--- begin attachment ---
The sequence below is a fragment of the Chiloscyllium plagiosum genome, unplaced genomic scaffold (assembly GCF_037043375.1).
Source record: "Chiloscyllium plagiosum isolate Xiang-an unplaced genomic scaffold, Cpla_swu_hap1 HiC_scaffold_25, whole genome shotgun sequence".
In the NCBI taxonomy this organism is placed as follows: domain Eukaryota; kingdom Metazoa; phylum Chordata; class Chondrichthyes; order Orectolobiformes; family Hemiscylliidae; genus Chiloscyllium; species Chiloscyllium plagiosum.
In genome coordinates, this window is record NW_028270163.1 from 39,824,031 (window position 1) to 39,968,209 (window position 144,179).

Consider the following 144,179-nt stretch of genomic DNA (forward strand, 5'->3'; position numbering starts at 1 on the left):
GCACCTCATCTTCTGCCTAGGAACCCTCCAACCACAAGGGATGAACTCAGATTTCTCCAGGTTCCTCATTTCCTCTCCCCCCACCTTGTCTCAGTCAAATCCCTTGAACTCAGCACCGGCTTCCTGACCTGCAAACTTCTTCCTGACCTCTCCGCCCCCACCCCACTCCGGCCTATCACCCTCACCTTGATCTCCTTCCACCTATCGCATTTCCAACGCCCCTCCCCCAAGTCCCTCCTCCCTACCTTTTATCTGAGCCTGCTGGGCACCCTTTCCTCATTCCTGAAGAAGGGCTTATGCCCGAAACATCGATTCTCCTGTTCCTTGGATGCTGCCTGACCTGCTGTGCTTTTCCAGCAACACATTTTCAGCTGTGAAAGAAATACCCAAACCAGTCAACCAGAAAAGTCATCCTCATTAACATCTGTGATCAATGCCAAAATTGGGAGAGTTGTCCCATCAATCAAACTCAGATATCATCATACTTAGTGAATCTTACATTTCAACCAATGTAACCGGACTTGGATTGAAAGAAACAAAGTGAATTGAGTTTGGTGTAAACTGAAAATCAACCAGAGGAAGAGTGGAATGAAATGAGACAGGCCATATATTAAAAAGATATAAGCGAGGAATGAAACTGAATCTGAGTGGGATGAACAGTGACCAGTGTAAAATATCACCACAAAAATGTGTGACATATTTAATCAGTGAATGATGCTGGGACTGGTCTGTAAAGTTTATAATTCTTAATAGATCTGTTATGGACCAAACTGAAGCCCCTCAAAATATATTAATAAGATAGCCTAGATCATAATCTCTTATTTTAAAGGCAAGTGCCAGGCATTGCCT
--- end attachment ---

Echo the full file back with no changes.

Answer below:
The sequence below is a fragment of the Chiloscyllium plagiosum genome, unplaced genomic scaffold (assembly GCF_037043375.1).
Source record: "Chiloscyllium plagiosum isolate Xiang-an unplaced genomic scaffold, Cpla_swu_hap1 HiC_scaffold_25, whole genome shotgun sequence".
In the NCBI taxonomy this organism is placed as follows: domain Eukaryota; kingdom Metazoa; phylum Chordata; class Chondrichthyes; order Orectolobiformes; family Hemiscylliidae; genus Chiloscyllium; species Chiloscyllium plagiosum.
In genome coordinates, this window is record NW_028270163.1 from 39,824,031 (window position 1) to 39,968,209 (window position 144,179).

Consider the following 144,179-nt stretch of genomic DNA (forward strand, 5'->3'; position numbering starts at 1 on the left):
GCACCTCATCTTCTGCCTAGGAACCCTCCAACCACAAGGGATGAACTCAGATTTCTCCAGGTTCCTCATTTCCTCTCCCCCCACCTTGTCTCAGTCAAATCCCTTGAACTCAGCACCGGCTTCCTGACCTGCAAACTTCTTCCTGACCTCTCCGCCCCCACCCCACTCCGGCCTATCACCCTCACCTTGATCTCCTTCCACCTATCGCATTTCCAACGCCCCTCCCCCAAGTCCCTCCTCCCTACCTTTTATCTGAGCCTGCTGGGCACCCTTTCCTCATTCCTGAAGAAGGGCTTATGCCCGAAACATCGATTCTCCTGTTCCTTGGATGCTGCCTGACCTGCTGTGCTTTTCCAGCAACACATTTTCAGCTGTGAAAGAAATACCCAAACCAGTCAACCAGAAAAGTCATCCTCATTAACATCTGTGATCAATGCCAAAATTGGGAGAGTTGTCCCATCAATCAAACTCAGATATCATCATACTTAGTGAATCTTACATTTCAACCAATGTAACCGGACTTGGATTGAAAGAAACAAAGTGAATTGAGTTTGGTGTAAACTGAAAATCAACCAGAGGAAGAGTGGAATGAAATGAGACAGGCCATATATTAAAAAGATATAAGCGAGGAATGAAACTGAATCTGAGTGGGATGAACAGTGACCAGTGTAAAATATCACCACAAAAATGTGTGACATATTTAATCAGTGAATGATGCTGGGACTGGTCTGTAAAGTTTATAATTCTTAATAGATCTGTTATGGACCAAACTGAAGCCCCTCAAAATATATTAATAAGATAGCCTAGATCATAATCTCTTATTTTAAAGGCAAGTGCCAGGCATTGCCT